Thursday, March 10, 2011

Profile in Courage, Writ Small, But Still

Today was Grand Rounds at my academic medical center. The subject was diabetes and how we--"we" being the medical system as opposed to "we" the individual doctors--can improve outcomes in this disease, which is a killer, and which we (pick whichever "we" you like) stink at treating successfully. The view of the speakers, with which I'm sympathetic, is that we require less gee-whiz bioscience breakthroughs than we do a comprehensive, systematic plan for identifying, following, and ensuring affected patients stay on their meds. None of their suggestions were particularly sexy and didn't involve lots of fancy technology except for using a personal computer. I was persuaded by their assertion that sometimes it's simple but labor-intensive solutions in medicine that are the ones with the best chance of success.

Grand Rounds at my hospital always begins with a physician "presenting a case." Typically this involves a resident summarizing a bare-bones medical history of some patient who has some affliction related to the topic being discussed: gout, Wegener's granulomatosis, multiple myeloma, sepsis, a heart attack, you name it. Often the speaker will make some remark about the case in relation to his or her talk, and then it's on with the show. This kind of case presentation is de rigueur among physicians, and after one has lived & breathed medicine for long enough (i.e. survived the third year of medical school), one becomes so acclimated to the rhetorical form that one can get fairly desensitized to the reality that it's actual human beings that are being spoken of.

I don't mean to imply that physicians speak about patients in a de-humanizing way when a case is presented--that's never acceptable--only that the process of summary and discussion of history, physical exam, and laboratory findings in the dry, sterile, & detached form of the "case presentation" is second-nature to physicians, and must be creepy as hell to patients if they had to listen to themselves being discussed. Sometimes I try to teach residents and students at the bedside in the old-fashioned manner, but I always make sure to alert patients that such feelings might overtake them as I "do some doctor-talk with my colleagues." I do everything I can think of to make that moment as comfortable as possible for patients, but ultimately my suspicion is that all my efforts, at best, help blunt the sense of creepiness rather than remove it altogether.

So you can imagine what it must have felt like for the gal today to have her case of diabetes discussed in the amphitheater filled with well over 100 physicians in attendance, watching the medical facts of her life, neatly summarized into three Power Point slides, as she sat in the fifth row. I've been part of this community for more than ten years now and I still get nervous when facing the White Coat Army en banc; I can only imagine how intimidating that must have felt for her. Then, at the end of the presentation, the presenter noted to the crowd that the patient was in attendance, and asked her if she had any thoughts to add. Again, with what I would describe as remarkable poise, she eloquently explained some of the life circumstances that made her choose treatment options that, without that critical context, would puzzle and frustrate physicians.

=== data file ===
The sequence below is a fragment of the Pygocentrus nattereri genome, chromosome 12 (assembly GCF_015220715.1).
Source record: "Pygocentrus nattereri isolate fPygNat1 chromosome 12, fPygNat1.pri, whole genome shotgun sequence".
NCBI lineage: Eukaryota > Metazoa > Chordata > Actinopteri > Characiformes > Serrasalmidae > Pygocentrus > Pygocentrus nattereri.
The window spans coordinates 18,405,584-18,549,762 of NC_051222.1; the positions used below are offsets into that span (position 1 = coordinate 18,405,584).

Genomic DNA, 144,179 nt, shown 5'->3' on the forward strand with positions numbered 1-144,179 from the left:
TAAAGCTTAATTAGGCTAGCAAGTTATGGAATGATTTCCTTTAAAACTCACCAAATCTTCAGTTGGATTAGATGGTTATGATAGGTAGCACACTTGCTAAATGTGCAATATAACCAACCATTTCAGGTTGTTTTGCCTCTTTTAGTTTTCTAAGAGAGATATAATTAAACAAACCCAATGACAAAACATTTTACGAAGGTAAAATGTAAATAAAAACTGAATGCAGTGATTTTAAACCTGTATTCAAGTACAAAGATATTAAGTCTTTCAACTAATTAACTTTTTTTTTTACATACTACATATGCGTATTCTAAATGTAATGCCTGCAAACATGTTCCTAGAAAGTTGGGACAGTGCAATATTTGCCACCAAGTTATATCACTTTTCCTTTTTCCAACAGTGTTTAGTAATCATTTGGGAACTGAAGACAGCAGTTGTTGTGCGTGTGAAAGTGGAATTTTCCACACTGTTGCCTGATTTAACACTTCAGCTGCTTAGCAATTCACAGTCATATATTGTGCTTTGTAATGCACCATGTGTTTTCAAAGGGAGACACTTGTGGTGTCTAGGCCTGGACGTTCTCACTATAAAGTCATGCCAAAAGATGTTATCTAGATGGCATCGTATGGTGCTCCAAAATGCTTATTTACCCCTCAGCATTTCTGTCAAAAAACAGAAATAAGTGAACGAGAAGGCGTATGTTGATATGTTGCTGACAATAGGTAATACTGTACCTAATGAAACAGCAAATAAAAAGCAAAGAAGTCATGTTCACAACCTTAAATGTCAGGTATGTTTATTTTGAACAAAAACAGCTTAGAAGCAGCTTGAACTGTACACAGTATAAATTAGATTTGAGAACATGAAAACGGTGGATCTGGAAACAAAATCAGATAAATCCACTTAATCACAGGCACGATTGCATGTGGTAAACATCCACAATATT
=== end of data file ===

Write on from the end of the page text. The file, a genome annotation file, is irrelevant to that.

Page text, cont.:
She not only did this, but managed to deliver an observation with a small barb attached to the end of it: "I see that many of you here are eating really nice lunches here today, really healthy food. Well, my family has to live month-to-month because of our income, and I can tell you that a pound of pasta and some tomato sauce goes a lot further than some other food." It was a complex observation, but the sheer nerve & determination it took to march into what could very well have felt like a Lion's Den, and deliver that speech with such clarity, was quite a thing to watch. (Disclosure: lunches are not sponsored by anyone at our medical center. Mostly this woman was referring to tasty-but-modestly-sized deli sandwiches using fresh ingredients and a fruit salad.)

It's very unusual to invite patients to hear their own cases discussed in this kind of format, weirder still to give them a platform for a few minutes to speak about their challenges. Certainly in this setting it was a brilliant idea to include such a patient in the dialogue: my school gets an "A" not merely for effort but execution as well! Though at the end of the day, when the speaker concluded the lecture and the audience gave its polite applause per the cultural conventions of Grand Rounds, no one thought to give a special thanks for this woman. On that count, I think the organizers earned a D-minus.

1 comment:

  1. Low quality food is cheap and easy to cook. Yes one can get high quality food cheaply, but it takes time, organization and some knowledge to cook.

    Even if our poor patients had the knowledge and the willingness they are often so overwhelmed that they are focusing on one meal to the next, and don't have the ability to focus on the long range health goals. When you are up to your arse in alligators its tough to focus on draining the swamp. That is why they need the support and regular check-ins.